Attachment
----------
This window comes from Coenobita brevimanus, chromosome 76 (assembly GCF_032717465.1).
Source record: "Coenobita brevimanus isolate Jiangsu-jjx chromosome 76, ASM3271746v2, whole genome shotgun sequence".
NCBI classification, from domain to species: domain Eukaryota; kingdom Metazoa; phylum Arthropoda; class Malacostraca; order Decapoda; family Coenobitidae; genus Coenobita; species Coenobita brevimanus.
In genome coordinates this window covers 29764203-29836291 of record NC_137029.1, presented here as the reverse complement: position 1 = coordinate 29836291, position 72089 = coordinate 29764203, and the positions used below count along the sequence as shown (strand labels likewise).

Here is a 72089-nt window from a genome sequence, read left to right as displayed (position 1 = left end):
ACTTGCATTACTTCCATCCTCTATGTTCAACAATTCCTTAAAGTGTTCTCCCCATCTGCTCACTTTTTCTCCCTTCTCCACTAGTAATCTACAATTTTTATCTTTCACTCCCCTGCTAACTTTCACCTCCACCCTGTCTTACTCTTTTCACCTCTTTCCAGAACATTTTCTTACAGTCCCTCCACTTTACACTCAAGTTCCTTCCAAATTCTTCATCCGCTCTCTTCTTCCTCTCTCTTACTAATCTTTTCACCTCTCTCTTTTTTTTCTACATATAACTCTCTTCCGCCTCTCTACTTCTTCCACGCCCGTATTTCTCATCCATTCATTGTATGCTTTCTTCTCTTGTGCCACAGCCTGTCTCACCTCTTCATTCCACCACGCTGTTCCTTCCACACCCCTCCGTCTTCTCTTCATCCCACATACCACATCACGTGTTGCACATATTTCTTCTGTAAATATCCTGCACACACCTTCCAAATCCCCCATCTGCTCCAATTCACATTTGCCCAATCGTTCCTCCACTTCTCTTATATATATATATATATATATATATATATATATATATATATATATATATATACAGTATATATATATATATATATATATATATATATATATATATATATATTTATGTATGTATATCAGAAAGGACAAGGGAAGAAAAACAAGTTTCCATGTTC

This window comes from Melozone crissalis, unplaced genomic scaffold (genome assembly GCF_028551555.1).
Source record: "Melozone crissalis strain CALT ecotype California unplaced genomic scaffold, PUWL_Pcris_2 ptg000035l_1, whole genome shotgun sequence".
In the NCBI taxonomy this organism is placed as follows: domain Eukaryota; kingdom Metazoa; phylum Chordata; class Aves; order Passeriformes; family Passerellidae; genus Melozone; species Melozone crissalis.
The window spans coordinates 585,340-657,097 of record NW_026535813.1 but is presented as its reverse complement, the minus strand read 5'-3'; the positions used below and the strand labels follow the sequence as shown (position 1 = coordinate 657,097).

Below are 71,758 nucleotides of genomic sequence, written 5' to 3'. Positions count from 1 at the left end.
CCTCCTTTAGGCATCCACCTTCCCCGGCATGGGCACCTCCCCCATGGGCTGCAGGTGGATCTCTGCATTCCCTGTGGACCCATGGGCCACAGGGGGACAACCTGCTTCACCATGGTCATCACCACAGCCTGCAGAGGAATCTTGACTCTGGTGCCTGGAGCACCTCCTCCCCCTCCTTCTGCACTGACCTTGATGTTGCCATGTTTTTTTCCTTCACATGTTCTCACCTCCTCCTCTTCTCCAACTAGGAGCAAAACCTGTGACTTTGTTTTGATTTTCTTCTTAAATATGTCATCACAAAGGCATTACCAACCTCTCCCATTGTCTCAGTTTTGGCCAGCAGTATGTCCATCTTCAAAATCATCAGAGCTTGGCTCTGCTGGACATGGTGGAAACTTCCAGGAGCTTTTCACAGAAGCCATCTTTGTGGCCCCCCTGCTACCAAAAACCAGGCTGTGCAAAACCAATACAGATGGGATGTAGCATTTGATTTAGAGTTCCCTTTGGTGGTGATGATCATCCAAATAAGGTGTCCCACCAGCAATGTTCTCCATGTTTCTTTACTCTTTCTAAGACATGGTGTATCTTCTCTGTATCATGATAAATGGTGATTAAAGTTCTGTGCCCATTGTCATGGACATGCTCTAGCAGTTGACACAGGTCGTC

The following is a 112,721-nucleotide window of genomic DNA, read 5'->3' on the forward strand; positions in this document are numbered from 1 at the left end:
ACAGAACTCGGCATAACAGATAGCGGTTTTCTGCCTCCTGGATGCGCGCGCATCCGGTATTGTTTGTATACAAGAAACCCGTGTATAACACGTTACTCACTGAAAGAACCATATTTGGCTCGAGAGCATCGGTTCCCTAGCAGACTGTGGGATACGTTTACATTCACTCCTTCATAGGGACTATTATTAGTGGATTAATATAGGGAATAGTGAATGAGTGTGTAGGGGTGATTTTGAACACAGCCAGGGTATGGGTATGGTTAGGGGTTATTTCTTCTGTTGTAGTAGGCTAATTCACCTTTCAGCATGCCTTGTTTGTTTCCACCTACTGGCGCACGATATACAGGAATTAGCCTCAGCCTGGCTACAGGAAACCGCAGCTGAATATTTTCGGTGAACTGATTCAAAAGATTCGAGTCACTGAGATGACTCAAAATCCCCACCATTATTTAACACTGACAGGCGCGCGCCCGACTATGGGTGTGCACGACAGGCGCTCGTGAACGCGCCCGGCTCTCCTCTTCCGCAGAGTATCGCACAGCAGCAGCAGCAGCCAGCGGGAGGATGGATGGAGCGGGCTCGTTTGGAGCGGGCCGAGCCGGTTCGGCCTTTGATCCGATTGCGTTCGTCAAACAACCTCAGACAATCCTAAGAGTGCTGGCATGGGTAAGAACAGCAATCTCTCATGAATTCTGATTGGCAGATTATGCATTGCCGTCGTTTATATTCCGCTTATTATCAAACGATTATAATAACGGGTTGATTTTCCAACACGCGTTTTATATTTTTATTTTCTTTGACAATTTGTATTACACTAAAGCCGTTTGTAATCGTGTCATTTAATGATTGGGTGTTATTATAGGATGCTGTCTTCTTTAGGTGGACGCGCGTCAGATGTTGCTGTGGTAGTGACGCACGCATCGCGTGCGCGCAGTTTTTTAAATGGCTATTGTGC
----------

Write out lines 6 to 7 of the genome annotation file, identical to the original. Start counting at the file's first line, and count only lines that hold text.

ACTTGCATTACTTCCATCCTCTATGTTCAACAATTCCTTAAAGTGTTCTCCCCATCTGCTCACTTTTTCTCCCTTCTCCACTAGTAATCTACAATTTTTATCTTTCACTCCCCTGCTAACTTTCACCTCCACCCTGTCTTACTCTTTTCACCTCTTTCCAGAACATTTTCTTACAGTCCCTCCACTTTACACTCAAGTTCCTTCCAAATTCTTCATCCGCTCTCTTCTTCCTCTCTCTTACTAATCTTTTCACCTCTCTCTTTTTTTTCTACATATAACTCTCTTCCGCCTCTCTACTTCTTCCACGCCCGTATTTCTCATCCATTCATTGTATGCTTTCTTCTCTTGTGCCACAGCCTGTCTCACCTCTTCATTCCACCACGCTGTTCCTTCCACACCCCTCCGTCTTCTCTTCATCCCACATACCACATCACGTGTTGCACATATTTCTTCTGTAAATATCCTGCACACACCTTCCAAATCCCCCATCTGCTCCAATTCACATTTGCCCAATCGTTCCTCCACTTCTCTTATATATATATATATATATATATATATATATATATATATATATATATATATACAGTATATATATATATATATATATATATATATATATATATATATATATTTATGTATGTATATCAGAAAGGACAAGGGAAGAAAAACAAGTTTCCATGTTC

This window comes from Melozone crissalis, unplaced genomic scaffold (genome assembly GCF_028551555.1).